A Patient Fire: The Artistic Process of Bizen artist Koichiro Isezaki

Time passes slowly in the small village in Bizen City, Okayama Prefecture.

Atop a small hill, surrounded by mountains, we arrive to Isezaki’s studio hidden between branches and trees.

Bizen tea bowls works in progress in the studio. Each piece has their own unique yet minute qualities of texture, composition, and form.

Isezaki’s “Yo” Series displayed in his studio in front of a wall of notes.

¬†A Look Into Koichiro Isezaki’s Studio Practice

(Screencaps from Isezaki’s Video)

By his studio, there is a mound of Bizen clay that Koichiro Isezaki has inherited from his family Р generations of Bizen potters.

Smashing the dried material into fine particles allows for larger surface area for reclaiming and making the Bizen clay body.

 

The clay is passed through an extruder, pushing all the fine particles out of the form as well as creating a fresh canvas for artistic expression and alteration.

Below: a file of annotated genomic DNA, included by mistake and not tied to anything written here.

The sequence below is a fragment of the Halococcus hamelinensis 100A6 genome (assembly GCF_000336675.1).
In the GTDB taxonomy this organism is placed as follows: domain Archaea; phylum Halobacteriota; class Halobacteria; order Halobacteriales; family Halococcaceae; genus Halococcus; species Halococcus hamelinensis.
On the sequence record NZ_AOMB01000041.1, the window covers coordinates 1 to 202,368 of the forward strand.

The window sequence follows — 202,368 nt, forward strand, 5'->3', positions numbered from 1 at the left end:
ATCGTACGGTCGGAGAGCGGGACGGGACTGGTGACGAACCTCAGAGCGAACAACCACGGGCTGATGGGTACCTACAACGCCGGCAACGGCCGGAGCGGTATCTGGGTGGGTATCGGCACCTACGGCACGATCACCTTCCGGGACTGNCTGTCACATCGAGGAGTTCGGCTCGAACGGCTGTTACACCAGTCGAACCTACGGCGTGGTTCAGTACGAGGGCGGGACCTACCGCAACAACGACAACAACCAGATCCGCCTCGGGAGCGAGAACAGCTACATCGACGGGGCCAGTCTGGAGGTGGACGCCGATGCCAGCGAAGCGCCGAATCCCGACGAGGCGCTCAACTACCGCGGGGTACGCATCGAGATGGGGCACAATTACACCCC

Isezaki throws, smoothes, and pushes out the clay in different directions and locations.

Isezaki wraps the tea bowl in rice straw and places it into a Saggar to create Hidasuki firing; bright red flashing brushstrokes on the form.

He carefully arranges each piece in the Anagama kiln to ensure a proper firing and specific outcome he is looking for.

Split red pine-wood is used to fuel the kiln

The kiln needs constant attention and wood must be replenished during the fire

A single firing takes around 8-10 days to complete

The end result are pieces that reflect the beauty of patience

 

For installation images from Isezaki’s first solo exhibition – The Breath of Clay: The Life of Koichiro Isezaki’s Contemporary BizenVisit here.